About the bill

The Promoting a Resolution to the Tibet-China Dispute Act, H.R.533 and S.138, is a bipartisan bill that supports the Dalai Lama’s “Middle Way Approach” and pressures the Chinese government to resolve the issue of Tibet through peaceful dialogue with Tibetan leaders.

The bill was introduced by Reps. Jim McGovern, D-Mass., and Michael McCaul, R-Texas, and Sens. Jeff Merkley, D-Ore., and Todd Young, R-Ind.

The bill is known for short as the “Resolve Tibet Act.” The House passed the legislation on Feb. 15, 2024.

Read the Resolve Tibet Act.

What the bill does

The Resolve Tibet Act supports the Tibetan people in several ways.

Pushing for dialogue

The bill states that it is US policy that the dispute between Tibet and China must be resolved in accordance with international law, including the UN Charter, by peaceful means through dialogue without preconditions.

The Dalai Lama and the Tibetan leadership have put forward a Middle Way Approach to resolve the conflict by forgoing independence for Tibet in exchange for meaningful autonomy for the Tibetan people. Between 2002-10, the Chinese government sat for 10 rounds of dialogue with the Dalai Lama’s envoys. But since then, China has refused to negotiate in good faith.

The Resolve Tibet Act adds that the US should:

  • Promote substantive dialogue without preconditions between the Chinese government and the Dalai Lama or his representatives or the democratically elected leaders of the Tibetan community. The US could also explore activities to improve prospects for dialogue leading to a negotiated agreement on Tibet.
  • Coordinate with other governments in multilateral efforts toward the goal of a negotiated agreement on Tibet.
  • Encourage China’s government to address the aspirations of the Tibetan people regarding their distinct historical, cultural, religious and linguistic identity.

Fighting China’s disinformation

China often rejects the international community’s support for Tibet by labeling Tibet as an internal matter and claiming that Tibet has been part of China since ancient times.

However, the Resolve Tibet Act dismisses that claim as “historically inaccurate.” The legislation states that Tibetans “are a people with a distinct religious, cultural, linguistic and historical identity.”

  • The bill says US public diplomacy efforts should “counter disinformation about Tibet” from the Chinese government and Communist Party, including “disinformation about the history of Tibet, the Tibetan people, and Tibetan institutions including that of the Dalai Lama.”
  • The bill adds that the US special coordinator for Tibetan issues in the State Department should work to ensure that US government statements and documents counter disinformation about Tibet.
  • In addition, the bill calls on the Chinese government to “cease its propagation of disinformation about the history of Tibet, the Tibetan people, and Tibetan institutions, including that of the Dalai Lama.”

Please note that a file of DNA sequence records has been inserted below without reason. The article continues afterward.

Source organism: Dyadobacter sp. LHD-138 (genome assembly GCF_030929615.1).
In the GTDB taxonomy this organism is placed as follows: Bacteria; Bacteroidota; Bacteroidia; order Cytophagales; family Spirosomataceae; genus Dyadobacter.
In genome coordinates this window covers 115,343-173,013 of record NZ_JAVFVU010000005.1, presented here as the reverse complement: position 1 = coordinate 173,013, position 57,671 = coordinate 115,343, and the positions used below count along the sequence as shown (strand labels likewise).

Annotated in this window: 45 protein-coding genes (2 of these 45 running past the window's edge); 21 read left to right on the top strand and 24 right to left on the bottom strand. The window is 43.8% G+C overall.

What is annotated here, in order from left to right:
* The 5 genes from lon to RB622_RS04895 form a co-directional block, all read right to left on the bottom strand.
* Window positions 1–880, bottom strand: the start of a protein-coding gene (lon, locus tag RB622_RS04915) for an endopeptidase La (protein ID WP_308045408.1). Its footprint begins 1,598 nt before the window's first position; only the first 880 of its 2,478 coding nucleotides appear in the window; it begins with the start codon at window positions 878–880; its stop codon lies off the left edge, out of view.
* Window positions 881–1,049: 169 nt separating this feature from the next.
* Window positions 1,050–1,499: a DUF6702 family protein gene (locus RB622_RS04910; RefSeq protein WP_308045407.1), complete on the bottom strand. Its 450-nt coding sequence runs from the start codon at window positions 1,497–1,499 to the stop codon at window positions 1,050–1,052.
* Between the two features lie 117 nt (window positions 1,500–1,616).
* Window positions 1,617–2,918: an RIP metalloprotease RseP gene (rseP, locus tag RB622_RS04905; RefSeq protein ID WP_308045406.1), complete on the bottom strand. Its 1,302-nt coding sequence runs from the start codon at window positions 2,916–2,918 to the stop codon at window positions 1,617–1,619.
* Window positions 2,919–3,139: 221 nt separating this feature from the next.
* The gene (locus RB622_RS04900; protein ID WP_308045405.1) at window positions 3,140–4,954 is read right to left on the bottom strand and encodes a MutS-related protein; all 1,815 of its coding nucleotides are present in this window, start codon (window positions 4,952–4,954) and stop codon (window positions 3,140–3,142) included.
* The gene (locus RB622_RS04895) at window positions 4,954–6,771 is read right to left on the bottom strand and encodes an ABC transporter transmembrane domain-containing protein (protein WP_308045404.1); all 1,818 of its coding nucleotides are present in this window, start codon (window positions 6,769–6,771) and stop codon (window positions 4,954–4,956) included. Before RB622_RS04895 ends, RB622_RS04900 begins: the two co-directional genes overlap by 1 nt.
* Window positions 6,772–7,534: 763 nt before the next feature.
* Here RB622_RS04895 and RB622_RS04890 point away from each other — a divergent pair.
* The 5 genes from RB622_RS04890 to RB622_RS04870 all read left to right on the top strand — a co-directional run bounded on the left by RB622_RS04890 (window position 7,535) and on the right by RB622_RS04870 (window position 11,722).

• The Chinese government tries to claim a narrative that Tibet is only the Tibet Autonomous Region—an administrative region of China that spans less than half the Tibetan homeland—but the legislation makes clear that Tibet also includes Tibetan regions of Gansu, Qinghai, Sichuan and Yunnan provinces.


The Resolve Tibet Act is moving through Congress on a wave of growing US support for Tibet and at a crucial time for Tibetans.

Crisis in Tibet

Growing US support for Tibet

  • For decades, the US Congress and administrations of both parties have showed consistent, bipartisan support for the Tibetan people. That support has only grown stronger in recent years.
  • In 2018, the US enacted the Reciprocal Access to Tibet Act, a bipartisan piece of legislation that took aim at China’s unfair policy of keeping US journalists, diplomats and ordinary citizens out of Tibet even though their Chinese counterparts can travel freely throughout the United States. Under this law, the State Department has banned Chinese officials from entering the country over their role in keeping Americans out of Tibet.
  • Two years later, the Tibetan Policy and Support Act became law, dramatically expanding US support for the Tibetan people. Among its many provisions, the legislation made it official US policy that only the Dalai Lama and the Tibetan Buddhist community can decide on his succession—and that any attempt by Chinese officials to interfere in that process will result in sanctions.
  • During his 2020 campaign, President Biden pledged that his administration would “stand up for the people of Tibet,” including by “work[ing] with our allies in pressing Beijing to return to direct dialogue with the representatives of the Tibetan people to achieve meaningful autonomy, respect for human rights, and the preservation of Tibet’s environment as well as its unique cultural, linguistic and religious traditions.”
  • In 2021, Secretary of State Antony Blinken appointed Under Secretary of State Uzra Zeya as the new US special coordinator for Tibetan issues.
  • In 2022, the Treasury Department sanctioned two Chinese officials involved in “serious human rights abuse” in the Tibet Autonomous Region.
  • Last year, Blinken announced sanctions on Chinese officials for their “forcible assimilation of more than one million Tibetan children in government-run boarding schools.”
  • Blinken also said last year that he was concerned by “reports of the spread of mass DNA collection to Tibet.”
  • The House Foreign Affairs Committee unanimously approved the Resolve Tibet Act on Nov. 29, 2023.

Next steps

Now that the House has passed the Promoting a Resolution to the Tibet-China Dispute Act, the focus will now shift to passing the legislation in the Senate and getting it signed into law.